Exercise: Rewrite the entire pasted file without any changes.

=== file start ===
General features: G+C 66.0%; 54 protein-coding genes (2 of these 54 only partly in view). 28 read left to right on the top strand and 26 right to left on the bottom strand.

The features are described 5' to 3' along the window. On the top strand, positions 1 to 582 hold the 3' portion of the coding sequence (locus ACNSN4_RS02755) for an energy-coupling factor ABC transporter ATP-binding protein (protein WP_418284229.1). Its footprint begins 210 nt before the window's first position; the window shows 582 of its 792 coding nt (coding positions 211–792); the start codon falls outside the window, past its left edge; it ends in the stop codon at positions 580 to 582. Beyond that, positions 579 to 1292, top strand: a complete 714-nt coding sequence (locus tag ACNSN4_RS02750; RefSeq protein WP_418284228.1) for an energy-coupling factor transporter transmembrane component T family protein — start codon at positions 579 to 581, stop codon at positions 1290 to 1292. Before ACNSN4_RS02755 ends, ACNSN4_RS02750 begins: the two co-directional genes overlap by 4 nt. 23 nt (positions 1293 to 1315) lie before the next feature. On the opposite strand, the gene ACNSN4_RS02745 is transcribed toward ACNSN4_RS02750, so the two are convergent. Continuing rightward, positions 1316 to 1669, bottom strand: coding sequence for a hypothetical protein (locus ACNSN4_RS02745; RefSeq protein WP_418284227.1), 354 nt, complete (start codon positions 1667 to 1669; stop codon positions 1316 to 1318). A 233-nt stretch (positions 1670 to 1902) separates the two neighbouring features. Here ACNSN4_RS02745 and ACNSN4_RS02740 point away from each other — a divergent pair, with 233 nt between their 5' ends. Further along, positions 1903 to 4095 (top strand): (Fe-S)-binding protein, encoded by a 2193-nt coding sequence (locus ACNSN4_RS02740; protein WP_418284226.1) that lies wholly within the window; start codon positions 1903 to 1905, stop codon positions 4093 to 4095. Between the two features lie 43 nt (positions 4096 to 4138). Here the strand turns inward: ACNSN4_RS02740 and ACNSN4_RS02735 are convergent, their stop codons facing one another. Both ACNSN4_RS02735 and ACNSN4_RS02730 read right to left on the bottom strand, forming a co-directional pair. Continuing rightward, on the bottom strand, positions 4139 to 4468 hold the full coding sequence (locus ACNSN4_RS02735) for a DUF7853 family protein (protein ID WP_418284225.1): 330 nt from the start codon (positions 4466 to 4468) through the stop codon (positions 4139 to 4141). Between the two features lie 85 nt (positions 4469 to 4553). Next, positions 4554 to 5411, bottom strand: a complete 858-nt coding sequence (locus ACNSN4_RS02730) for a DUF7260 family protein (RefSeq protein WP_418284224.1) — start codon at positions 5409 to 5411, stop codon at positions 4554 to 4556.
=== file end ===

General features: G+C 66.0%; 54 protein-coding genes (2 of these 54 only partly in view). 28 read left to right on the top strand and 26 right to left on the bottom strand.

The features are described 5' to 3' along the window. On the top strand, positions 1 to 582 hold the 3' portion of the coding sequence (locus ACNSN4_RS02755) for an energy-coupling factor ABC transporter ATP-binding protein (protein WP_418284229.1). Its footprint begins 210 nt before the window's first position; the window shows 582 of its 792 coding nt (coding positions 211–792); the start codon falls outside the window, past its left edge; it ends in the stop codon at positions 580 to 582. Beyond that, positions 579 to 1292, top strand: a complete 714-nt coding sequence (locus tag ACNSN4_RS02750; RefSeq protein WP_418284228.1) for an energy-coupling factor transporter transmembrane component T family protein — start codon at positions 579 to 581, stop codon at positions 1290 to 1292. Before ACNSN4_RS02755 ends, ACNSN4_RS02750 begins: the two co-directional genes overlap by 4 nt. 23 nt (positions 1293 to 1315) lie before the next feature. On the opposite strand, the gene ACNSN4_RS02745 is transcribed toward ACNSN4_RS02750, so the two are convergent. Continuing rightward, positions 1316 to 1669, bottom strand: coding sequence for a hypothetical protein (locus ACNSN4_RS02745; RefSeq protein WP_418284227.1), 354 nt, complete (start codon positions 1667 to 1669; stop codon positions 1316 to 1318). A 233-nt stretch (positions 1670 to 1902) separates the two neighbouring features. Here ACNSN4_RS02745 and ACNSN4_RS02740 point away from each other — a divergent pair, with 233 nt between their 5' ends. Further along, positions 1903 to 4095 (top strand): (Fe-S)-binding protein, encoded by a 2193-nt coding sequence (locus ACNSN4_RS02740; protein WP_418284226.1) that lies wholly within the window; start codon positions 1903 to 1905, stop codon positions 4093 to 4095. Between the two features lie 43 nt (positions 4096 to 4138). Here the strand turns inward: ACNSN4_RS02740 and ACNSN4_RS02735 are convergent, their stop codons facing one another. Both ACNSN4_RS02735 and ACNSN4_RS02730 read right to left on the bottom strand, forming a co-directional pair. Continuing rightward, on the bottom strand, positions 4139 to 4468 hold the full coding sequence (locus ACNSN4_RS02735) for a DUF7853 family protein (protein ID WP_418284225.1): 330 nt from the start codon (positions 4466 to 4468) through the stop codon (positions 4139 to 4141). Between the two features lie 85 nt (positions 4469 to 4553). Next, positions 4554 to 5411, bottom strand: a complete 858-nt coding sequence (locus ACNSN4_RS02730) for a DUF7260 family protein (RefSeq protein WP_418284224.1) — start codon at positions 5409 to 5411, stop codon at positions 4554 to 4556.